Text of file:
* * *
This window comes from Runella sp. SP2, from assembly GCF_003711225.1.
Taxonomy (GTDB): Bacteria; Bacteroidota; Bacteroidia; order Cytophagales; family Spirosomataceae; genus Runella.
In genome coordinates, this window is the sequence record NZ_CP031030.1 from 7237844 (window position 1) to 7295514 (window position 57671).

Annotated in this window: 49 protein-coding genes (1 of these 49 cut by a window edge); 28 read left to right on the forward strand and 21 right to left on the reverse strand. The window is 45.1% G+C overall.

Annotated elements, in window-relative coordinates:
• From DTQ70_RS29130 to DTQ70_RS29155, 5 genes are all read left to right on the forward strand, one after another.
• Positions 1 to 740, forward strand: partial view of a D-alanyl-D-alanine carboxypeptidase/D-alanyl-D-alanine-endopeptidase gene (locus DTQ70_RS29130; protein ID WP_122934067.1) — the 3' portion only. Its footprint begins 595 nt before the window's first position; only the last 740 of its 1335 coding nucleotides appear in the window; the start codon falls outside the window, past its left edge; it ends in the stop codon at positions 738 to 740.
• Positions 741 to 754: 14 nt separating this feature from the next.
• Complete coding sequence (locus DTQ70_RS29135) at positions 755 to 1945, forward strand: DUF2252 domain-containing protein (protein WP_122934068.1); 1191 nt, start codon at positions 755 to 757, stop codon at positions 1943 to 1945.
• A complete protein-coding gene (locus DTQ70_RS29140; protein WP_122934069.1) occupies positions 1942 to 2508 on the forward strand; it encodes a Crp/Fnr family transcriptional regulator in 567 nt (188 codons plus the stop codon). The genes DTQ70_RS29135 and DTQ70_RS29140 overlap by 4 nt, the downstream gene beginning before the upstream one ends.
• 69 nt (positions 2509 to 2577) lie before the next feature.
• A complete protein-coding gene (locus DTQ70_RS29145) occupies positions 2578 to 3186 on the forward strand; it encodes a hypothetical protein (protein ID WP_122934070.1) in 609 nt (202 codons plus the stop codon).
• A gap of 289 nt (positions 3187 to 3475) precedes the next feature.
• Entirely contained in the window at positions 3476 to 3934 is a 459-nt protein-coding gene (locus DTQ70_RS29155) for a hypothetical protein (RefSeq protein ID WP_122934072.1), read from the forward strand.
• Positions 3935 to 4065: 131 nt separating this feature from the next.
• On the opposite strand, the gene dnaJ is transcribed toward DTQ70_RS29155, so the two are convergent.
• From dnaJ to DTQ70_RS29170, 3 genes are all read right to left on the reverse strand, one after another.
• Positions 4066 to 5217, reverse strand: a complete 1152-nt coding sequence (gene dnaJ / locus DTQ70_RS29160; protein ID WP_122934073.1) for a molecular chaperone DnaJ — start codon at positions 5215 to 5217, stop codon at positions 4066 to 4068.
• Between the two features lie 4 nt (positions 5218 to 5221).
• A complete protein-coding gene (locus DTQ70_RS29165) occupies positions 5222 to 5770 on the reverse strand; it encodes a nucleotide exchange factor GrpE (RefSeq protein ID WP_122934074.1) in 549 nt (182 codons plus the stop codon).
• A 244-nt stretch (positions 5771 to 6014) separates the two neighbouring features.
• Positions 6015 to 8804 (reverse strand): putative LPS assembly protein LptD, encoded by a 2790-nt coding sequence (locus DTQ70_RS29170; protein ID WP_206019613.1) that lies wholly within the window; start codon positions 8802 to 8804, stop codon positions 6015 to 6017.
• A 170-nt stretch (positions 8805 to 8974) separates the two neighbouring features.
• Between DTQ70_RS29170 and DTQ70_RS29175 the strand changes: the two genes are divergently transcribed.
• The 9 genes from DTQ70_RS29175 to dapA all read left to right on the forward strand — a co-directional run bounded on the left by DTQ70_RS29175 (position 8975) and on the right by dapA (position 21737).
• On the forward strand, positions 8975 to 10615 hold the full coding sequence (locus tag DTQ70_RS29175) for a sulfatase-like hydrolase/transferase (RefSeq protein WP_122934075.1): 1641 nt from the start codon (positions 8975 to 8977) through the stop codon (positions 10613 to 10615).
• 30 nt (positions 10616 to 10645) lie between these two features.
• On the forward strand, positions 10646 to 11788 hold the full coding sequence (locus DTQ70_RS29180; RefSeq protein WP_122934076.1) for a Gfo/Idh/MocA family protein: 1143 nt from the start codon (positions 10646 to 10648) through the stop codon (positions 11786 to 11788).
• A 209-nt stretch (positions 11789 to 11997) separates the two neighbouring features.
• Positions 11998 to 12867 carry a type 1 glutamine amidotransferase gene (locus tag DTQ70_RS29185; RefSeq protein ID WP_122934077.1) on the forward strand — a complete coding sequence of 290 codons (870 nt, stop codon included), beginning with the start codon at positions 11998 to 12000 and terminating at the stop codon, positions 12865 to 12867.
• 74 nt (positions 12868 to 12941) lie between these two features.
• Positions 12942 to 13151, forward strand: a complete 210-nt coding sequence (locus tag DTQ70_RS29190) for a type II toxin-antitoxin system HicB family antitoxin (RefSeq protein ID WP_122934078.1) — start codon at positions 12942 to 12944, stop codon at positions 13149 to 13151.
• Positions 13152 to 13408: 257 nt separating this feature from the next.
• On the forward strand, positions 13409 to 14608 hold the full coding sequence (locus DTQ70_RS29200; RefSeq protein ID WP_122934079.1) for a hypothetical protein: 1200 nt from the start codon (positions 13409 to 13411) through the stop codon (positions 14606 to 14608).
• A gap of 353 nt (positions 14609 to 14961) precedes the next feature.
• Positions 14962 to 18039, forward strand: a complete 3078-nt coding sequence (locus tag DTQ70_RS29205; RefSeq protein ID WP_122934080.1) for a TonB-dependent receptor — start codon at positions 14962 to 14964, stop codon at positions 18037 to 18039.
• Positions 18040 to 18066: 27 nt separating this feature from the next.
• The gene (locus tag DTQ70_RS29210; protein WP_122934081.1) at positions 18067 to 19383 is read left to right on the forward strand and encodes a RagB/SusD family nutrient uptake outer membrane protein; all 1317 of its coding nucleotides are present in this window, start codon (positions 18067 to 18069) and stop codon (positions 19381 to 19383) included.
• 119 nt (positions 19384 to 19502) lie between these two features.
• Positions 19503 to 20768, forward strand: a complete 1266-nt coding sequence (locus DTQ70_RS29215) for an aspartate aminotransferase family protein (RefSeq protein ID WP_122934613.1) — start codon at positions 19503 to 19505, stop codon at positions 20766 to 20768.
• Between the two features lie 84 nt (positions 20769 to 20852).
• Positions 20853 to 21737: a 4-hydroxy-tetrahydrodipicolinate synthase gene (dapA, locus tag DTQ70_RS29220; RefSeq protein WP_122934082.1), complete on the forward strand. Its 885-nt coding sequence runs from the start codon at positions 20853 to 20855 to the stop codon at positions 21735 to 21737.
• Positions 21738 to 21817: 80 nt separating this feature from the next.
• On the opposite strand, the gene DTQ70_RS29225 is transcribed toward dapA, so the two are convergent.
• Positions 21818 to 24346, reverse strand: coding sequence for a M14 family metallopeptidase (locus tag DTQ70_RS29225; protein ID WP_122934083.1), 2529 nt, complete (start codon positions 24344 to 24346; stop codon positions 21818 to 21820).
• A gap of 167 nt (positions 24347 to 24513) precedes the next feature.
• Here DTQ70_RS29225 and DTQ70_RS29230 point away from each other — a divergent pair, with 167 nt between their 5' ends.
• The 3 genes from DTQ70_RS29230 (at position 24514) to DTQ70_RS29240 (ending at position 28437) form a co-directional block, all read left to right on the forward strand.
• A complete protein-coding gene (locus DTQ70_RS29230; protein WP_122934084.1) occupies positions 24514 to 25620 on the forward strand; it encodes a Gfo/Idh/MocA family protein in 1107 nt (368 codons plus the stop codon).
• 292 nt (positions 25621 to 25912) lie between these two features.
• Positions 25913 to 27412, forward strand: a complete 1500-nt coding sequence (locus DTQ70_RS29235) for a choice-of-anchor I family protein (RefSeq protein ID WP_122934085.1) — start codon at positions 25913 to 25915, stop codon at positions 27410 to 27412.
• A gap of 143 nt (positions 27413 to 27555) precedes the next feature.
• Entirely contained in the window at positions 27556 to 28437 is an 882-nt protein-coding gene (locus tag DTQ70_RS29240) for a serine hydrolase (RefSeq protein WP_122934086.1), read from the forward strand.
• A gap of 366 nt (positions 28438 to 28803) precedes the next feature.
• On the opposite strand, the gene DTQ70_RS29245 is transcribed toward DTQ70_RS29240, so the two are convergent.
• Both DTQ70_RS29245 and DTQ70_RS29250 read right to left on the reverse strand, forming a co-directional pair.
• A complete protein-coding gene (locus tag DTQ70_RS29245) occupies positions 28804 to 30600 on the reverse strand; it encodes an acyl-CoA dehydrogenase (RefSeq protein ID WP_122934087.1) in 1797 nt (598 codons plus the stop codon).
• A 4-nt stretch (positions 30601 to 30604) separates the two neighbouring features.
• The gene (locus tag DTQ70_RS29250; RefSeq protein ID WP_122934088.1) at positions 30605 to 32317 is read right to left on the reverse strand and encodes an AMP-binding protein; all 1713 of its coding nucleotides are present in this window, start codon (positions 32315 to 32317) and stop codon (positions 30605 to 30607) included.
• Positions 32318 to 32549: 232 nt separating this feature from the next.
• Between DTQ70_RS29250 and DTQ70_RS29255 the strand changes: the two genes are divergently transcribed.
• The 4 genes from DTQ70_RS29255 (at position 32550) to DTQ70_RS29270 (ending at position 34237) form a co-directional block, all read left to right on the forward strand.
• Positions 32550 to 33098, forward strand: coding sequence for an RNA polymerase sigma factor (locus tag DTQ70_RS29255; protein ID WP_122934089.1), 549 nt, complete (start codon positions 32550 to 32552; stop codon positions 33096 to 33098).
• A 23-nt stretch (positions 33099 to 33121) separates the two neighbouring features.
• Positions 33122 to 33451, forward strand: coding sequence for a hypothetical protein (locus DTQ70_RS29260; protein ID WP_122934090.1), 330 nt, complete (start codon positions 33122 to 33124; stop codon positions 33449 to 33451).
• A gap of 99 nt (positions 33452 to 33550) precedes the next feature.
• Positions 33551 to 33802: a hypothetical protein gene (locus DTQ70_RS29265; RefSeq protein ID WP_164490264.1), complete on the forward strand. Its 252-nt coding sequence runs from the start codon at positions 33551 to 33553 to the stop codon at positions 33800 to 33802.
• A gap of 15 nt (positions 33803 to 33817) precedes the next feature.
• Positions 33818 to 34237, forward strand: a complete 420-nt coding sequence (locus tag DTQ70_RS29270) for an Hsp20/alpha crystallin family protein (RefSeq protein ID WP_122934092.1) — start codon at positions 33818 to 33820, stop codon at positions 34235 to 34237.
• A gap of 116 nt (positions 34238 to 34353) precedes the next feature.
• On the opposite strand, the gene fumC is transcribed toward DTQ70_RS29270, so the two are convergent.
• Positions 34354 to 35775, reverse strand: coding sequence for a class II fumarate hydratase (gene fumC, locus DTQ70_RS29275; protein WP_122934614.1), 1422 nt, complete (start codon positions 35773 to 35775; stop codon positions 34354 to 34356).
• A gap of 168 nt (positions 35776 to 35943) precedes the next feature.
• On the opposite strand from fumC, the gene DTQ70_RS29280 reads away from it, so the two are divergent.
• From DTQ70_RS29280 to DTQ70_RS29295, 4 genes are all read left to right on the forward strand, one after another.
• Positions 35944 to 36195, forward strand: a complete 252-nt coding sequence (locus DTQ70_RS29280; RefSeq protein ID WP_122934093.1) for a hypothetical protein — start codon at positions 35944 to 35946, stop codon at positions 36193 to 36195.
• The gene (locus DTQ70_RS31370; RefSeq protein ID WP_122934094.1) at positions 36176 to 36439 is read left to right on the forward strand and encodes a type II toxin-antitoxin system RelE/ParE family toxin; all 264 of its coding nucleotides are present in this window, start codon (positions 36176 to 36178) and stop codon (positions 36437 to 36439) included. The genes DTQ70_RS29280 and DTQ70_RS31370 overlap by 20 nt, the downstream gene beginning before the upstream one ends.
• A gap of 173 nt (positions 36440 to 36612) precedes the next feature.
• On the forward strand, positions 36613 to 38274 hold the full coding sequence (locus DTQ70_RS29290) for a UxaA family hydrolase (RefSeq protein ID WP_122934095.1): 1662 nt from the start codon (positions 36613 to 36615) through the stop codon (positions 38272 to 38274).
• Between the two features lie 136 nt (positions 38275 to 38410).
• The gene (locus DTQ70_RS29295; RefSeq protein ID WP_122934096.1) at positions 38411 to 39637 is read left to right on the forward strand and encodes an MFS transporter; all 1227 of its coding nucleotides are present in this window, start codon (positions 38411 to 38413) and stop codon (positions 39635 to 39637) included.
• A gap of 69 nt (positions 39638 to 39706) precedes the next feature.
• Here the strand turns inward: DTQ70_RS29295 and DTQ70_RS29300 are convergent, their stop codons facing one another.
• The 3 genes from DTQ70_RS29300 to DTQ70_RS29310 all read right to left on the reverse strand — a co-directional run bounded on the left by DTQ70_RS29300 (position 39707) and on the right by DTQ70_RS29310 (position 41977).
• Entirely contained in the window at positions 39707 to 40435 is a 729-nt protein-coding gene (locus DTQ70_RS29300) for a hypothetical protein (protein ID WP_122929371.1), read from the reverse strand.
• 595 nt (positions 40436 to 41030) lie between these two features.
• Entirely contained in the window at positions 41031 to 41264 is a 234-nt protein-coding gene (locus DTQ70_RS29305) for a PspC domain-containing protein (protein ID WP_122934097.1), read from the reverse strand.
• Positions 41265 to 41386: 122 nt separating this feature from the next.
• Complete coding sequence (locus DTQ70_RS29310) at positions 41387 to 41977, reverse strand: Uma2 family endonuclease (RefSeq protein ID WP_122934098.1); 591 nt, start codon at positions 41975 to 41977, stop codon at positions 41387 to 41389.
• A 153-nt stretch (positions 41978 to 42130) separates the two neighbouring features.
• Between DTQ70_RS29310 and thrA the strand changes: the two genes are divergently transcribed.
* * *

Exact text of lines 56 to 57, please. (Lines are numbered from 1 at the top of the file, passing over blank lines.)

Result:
• Both DTQ70_RS29245 and DTQ70_RS29250 read right to left on the reverse strand, forming a co-directional pair.
• A complete protein-coding gene (locus tag DTQ70_RS29245) occupies positions 28804 to 30600 on the reverse strand; it encodes an acyl-CoA dehydrogenase (RefSeq protein ID WP_122934087.1) in 1797 nt (598 codons plus the stop codon).